Phil: So why are Tom Tom and Joe’s Girl so mad that they’d overcome their fear of you and threaten you like that?

Smith: I recently scrambled O’Tory’s mind back into early childhood for breaking Allison’s Law.  Now he spends all his days playing with Lego bricks (O’Torys now rechristened “Legoman”). That’s why Tom Tom’s so mad.

Phil: Cool!

As the pair was about to attack, Smith used “direct brain projection’ to go aggro on Tom Tom (i.e. use the threat of force to get character to do something, in our case, back the hell down). Tom Tom, being so angry, forced Smith’s hand and got half of his brains turned to mush. Joe’s girl, having lost her 2 lovers in a matter of days, ran off crying.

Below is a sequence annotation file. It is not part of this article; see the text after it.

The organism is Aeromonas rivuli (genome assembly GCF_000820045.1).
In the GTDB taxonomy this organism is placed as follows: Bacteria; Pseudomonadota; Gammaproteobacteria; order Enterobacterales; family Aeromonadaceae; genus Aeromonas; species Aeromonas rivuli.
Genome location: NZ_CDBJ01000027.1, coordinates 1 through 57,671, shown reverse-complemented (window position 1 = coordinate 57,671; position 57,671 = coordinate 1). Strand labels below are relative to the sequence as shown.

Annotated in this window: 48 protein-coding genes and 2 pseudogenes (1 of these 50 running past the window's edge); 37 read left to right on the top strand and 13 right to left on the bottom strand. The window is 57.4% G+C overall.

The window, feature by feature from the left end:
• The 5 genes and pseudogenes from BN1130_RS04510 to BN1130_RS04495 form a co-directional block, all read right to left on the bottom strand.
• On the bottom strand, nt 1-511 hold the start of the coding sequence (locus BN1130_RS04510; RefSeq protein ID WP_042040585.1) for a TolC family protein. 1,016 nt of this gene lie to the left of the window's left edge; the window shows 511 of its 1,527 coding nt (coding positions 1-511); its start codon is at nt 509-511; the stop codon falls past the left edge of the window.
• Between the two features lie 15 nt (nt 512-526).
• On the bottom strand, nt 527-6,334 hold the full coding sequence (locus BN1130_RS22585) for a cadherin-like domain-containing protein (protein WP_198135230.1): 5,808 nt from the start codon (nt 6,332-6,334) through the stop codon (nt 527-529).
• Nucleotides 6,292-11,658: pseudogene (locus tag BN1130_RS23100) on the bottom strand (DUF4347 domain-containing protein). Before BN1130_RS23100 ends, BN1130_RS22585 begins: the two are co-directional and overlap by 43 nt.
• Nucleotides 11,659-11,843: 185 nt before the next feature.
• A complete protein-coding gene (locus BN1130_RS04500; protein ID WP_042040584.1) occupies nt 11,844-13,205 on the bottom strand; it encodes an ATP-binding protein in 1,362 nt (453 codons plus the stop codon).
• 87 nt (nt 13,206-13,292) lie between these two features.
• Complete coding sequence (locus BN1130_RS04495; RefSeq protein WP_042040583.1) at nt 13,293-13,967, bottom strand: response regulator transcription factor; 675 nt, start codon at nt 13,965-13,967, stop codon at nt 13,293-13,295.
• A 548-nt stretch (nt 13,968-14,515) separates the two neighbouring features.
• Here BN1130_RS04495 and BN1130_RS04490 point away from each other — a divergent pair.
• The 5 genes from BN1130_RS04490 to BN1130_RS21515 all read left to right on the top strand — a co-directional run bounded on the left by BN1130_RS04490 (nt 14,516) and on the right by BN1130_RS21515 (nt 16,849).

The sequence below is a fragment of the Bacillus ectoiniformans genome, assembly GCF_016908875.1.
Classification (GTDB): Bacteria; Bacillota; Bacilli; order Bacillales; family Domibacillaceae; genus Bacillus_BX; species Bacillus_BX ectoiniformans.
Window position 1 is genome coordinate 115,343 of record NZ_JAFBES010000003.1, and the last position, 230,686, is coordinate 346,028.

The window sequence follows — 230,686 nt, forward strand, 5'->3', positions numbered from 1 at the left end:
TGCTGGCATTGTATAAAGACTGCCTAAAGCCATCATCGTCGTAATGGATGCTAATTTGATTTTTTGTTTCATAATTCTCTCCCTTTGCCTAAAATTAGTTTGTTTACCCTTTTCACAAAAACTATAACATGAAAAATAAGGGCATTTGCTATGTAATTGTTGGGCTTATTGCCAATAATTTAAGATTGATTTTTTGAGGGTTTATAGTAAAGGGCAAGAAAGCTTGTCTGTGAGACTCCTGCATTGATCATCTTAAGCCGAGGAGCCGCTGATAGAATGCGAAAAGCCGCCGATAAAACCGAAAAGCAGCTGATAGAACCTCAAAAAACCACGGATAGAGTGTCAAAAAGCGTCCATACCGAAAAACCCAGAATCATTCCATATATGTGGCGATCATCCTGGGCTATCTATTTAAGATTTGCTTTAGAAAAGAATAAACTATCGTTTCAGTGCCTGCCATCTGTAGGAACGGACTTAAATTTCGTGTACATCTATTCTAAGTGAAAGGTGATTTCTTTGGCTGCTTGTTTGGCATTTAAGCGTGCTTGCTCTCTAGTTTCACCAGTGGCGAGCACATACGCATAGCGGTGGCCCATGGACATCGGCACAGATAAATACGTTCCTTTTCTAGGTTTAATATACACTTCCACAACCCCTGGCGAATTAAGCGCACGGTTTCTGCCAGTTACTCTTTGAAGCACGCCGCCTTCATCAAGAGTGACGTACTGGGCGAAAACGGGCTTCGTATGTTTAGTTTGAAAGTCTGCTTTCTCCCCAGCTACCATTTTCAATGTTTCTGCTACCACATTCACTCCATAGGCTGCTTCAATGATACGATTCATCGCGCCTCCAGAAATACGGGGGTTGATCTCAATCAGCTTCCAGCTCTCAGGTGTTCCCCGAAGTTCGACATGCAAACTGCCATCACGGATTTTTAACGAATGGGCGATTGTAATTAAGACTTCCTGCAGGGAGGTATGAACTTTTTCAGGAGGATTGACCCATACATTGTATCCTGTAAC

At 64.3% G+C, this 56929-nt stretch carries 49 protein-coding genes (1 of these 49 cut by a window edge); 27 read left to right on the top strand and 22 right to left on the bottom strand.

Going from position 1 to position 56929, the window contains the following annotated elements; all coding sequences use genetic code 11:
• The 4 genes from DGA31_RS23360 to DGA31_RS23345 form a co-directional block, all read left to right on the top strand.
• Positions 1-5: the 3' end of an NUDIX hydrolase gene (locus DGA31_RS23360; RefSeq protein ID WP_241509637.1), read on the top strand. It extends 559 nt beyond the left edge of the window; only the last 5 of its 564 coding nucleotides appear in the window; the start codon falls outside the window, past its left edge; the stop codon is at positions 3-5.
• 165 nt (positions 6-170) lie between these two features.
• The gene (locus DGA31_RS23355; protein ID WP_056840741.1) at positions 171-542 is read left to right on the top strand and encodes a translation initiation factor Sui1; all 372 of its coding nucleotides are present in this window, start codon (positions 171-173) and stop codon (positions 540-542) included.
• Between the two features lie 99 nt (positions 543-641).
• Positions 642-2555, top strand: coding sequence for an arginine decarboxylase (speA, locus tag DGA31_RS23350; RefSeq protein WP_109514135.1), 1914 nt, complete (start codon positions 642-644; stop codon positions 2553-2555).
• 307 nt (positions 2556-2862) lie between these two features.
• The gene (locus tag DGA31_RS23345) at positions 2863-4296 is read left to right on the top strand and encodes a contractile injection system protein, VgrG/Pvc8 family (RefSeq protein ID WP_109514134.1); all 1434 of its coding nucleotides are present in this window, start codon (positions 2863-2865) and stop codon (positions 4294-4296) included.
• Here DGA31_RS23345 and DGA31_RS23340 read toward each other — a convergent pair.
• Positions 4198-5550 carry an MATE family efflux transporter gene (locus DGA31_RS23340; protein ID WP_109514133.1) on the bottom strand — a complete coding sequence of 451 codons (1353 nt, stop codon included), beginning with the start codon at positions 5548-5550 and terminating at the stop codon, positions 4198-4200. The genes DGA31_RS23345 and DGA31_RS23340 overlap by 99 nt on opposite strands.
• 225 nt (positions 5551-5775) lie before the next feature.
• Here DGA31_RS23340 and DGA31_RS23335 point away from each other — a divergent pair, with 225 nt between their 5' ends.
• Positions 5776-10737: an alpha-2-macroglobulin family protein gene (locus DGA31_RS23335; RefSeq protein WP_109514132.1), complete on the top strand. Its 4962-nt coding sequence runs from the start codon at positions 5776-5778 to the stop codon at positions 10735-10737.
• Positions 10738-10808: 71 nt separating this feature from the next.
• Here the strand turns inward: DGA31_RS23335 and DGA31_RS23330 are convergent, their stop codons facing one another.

(Maybe in the arms of another character?  One principle is called PC-NPC-PC triangles).

It always comes together in the end.

As is always the case when I’m GMing a completely new game, I grow mentally tired more easily, so I wanted to see the session through and I was running out of creative steam.  But that was greatly underestimating my 2 psychodramatists playing Raven and Thunder.

Shortly after Thunder’s crew and Allison’s cleaned up the remnants of Fortress-City’s retaliatory raid, Raven caught one of the straggling raiders raping Mill, a teenaged girl and one of Shanty Town’s “gentle souls”.  Seeing this, Raven calmly took her machete out and placed it strategically between the raider’s exposed buttocks to get the rapists’ attention.

A few minutes later, we had a young, Mill running back to safety and 2 half-raiders steaming on the ground.